Doctors place a lot of importance on whether a patient is compliant or not. Compliant means doing what they ask, taking your meds at the right time, following procedures, being a good little girl. I see a lot of anguished posts over at KevinMD by doctors trying to reconcile how best to handle non-compliant patients.
I admit that for the most part, and against my natural instincts, I've been a compliant patient. I've never missed a single appointment, whether for chemo, herceptin or a blood draw. I might have taken an extra pain pill if I wasn't getting relief (how can you not?), but even with that, I don't take more than my daily allowance. I take all antibiotics to the end of the bottle. I understand the importance of my doctor's request in relation to my health, and so I do the unpleasant thing now for the goal of living longer in the future.
Until the other day.
My white cell counts are again very low. This chemo, easy as it is on my capacity for functioning, is hard on my blood-making abilities. So, as instructed, Thursday after work I injected myself with the evil drug Leukine.
I have taken Leukine several times over the course of this disease. The first time, I had horrendous side effects. Subsequent injections just gave me flu-like symptoms and so I figured I'd had a first-time reaction. I don't like the drug, and wish I didn't have to take it, but since the side effects have been milder than the first time, I have done it without complaint.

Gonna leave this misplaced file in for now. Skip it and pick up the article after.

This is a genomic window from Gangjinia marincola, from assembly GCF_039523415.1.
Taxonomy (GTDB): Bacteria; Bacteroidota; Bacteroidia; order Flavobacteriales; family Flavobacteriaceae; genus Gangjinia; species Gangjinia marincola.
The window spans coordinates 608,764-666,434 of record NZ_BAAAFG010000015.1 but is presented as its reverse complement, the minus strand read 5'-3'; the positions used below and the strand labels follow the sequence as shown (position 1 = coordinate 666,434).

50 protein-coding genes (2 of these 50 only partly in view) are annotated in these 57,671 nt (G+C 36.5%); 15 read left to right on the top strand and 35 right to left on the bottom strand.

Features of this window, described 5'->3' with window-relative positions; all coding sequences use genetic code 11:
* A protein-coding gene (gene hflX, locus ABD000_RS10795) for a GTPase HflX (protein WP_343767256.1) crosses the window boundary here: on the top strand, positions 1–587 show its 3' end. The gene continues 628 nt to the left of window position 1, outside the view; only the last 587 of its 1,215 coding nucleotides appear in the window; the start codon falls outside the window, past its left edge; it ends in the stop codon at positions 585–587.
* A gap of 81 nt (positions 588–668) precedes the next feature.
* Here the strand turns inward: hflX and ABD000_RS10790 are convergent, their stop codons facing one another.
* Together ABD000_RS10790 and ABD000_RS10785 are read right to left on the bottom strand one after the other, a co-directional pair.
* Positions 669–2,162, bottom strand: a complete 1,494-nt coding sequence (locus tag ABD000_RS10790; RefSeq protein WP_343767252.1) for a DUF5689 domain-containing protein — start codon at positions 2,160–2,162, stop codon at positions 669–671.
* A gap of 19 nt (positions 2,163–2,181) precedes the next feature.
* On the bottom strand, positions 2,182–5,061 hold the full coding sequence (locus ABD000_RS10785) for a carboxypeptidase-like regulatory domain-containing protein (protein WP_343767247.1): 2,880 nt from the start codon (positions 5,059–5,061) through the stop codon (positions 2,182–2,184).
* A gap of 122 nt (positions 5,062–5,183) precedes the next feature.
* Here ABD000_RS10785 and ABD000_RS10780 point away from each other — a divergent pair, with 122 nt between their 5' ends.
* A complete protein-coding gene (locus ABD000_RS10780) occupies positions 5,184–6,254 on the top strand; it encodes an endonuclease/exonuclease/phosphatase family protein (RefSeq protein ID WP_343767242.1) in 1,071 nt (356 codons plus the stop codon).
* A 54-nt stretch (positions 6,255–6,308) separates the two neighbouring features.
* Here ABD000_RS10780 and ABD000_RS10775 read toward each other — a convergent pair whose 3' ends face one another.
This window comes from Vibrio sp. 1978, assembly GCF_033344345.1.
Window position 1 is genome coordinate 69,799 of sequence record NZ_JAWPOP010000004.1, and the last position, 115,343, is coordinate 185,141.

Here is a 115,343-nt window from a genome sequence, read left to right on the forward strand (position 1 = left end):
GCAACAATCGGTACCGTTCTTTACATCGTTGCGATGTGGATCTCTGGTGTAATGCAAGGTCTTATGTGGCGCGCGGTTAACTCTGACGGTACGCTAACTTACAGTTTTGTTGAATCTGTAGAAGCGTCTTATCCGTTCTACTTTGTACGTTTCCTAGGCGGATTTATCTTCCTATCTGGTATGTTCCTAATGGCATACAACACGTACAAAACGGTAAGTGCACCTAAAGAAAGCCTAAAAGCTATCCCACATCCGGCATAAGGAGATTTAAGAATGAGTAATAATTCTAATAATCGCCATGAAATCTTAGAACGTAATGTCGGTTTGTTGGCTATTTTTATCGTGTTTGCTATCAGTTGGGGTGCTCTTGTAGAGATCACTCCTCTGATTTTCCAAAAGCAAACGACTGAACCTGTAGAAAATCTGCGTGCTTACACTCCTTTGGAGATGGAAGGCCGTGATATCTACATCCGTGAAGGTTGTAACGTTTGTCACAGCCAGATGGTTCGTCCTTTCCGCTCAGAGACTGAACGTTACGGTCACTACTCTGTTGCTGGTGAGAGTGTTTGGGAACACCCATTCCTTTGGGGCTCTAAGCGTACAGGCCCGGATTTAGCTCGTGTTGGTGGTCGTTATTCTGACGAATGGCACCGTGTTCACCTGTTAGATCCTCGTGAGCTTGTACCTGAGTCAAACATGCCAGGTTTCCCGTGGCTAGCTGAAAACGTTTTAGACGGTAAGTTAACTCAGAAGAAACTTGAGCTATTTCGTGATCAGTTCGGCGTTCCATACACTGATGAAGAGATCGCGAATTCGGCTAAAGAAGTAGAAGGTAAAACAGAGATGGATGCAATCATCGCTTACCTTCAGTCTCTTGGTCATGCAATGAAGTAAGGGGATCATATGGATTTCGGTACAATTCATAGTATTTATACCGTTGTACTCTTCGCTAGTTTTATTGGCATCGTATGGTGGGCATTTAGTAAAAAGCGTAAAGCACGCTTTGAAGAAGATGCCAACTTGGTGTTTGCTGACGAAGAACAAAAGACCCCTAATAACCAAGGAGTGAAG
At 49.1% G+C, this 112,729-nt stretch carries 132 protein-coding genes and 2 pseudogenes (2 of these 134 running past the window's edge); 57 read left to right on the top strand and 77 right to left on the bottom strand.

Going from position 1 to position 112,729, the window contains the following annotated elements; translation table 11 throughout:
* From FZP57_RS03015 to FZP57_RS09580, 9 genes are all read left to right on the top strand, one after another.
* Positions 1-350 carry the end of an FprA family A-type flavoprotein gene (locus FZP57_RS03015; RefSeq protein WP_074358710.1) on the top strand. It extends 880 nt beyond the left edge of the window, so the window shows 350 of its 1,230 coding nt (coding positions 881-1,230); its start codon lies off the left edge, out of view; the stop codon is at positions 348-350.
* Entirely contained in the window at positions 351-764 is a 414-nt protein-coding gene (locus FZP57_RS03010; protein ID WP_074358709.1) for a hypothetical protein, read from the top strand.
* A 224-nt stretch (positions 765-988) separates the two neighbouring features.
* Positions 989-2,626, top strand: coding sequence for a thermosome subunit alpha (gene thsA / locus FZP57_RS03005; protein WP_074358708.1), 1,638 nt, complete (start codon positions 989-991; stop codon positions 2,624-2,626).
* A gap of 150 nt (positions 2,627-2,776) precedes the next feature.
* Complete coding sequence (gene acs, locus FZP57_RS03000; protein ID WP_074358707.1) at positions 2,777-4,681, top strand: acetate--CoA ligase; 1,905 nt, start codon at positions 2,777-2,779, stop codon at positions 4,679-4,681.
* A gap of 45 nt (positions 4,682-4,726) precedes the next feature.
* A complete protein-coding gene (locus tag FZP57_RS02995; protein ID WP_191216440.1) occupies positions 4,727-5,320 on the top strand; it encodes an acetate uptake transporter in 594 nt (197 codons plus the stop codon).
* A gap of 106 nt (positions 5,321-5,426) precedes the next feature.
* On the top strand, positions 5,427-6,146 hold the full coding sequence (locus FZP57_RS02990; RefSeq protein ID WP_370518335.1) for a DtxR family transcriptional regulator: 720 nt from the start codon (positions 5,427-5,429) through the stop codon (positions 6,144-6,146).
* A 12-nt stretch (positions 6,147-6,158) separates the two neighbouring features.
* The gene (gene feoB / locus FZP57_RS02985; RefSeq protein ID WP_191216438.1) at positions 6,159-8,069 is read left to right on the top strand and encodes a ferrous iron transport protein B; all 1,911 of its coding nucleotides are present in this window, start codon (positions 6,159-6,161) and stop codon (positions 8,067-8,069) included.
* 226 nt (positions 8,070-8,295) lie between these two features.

As, I did last Thursday.
That evening, a couple hours after my Leukine injection, as I was watching TV with the family, I started feeling sick. My muscles started twitching in weird places, and my bones started to ache. I started to feel nauseated and heartburn scorched my windpipe. I decided I'd go to bed early since I had to work the next day.
As I lay in bed, I could feel the Leukine forcing my body to begin shoveling out white blood cells. My bone marrow was like a guy pumping iron with weights far heavier than normal: every vein was showing, sweat gleaming, that strained look of clenched teeth and wild eyes on its marrow face, muscles tearing everywhere.
My bone marrow was young Arnold on steroids, not weak-willed, flabby, governator Arnold.
Apparently, my body first likes to make white cells starting from the base of my neck because that area became excruciatingly painful, and of course, gave me a severe migraine.
I got up (still able to do that) and gave myself an imtrex injection. Slight relief in the head, I realized my body also likes to pump out white cells from the hips, my lower back, my legs. I was sweating and nauseated and in pain from the effort of my marrow, so I continued to reach for my nightstand pharmacopia. I took some ativan for nausea and sleep, a pain pill, and a tagamet for heartburn. Then I just tossed and turned, my body a bag of pain, feeling oh, so sick.
I really can't describe how sick this drug made me feel.
I had difficulty moving, tied up in blankets I didn't have the energy to escape from, and as I lay there, I hoped this wasn't what my end would be like. Pure misery.
Hours later, my bed smelled sour, I smelled sour from sweat and pain. I didn't care.
My alarm went off at 5:45 a.m. and I knew I wasn't going to get up for work. My iphone by my bed, I sent a text to a coworker "Won't make it in am. Will try later. Major pain I can't control yet."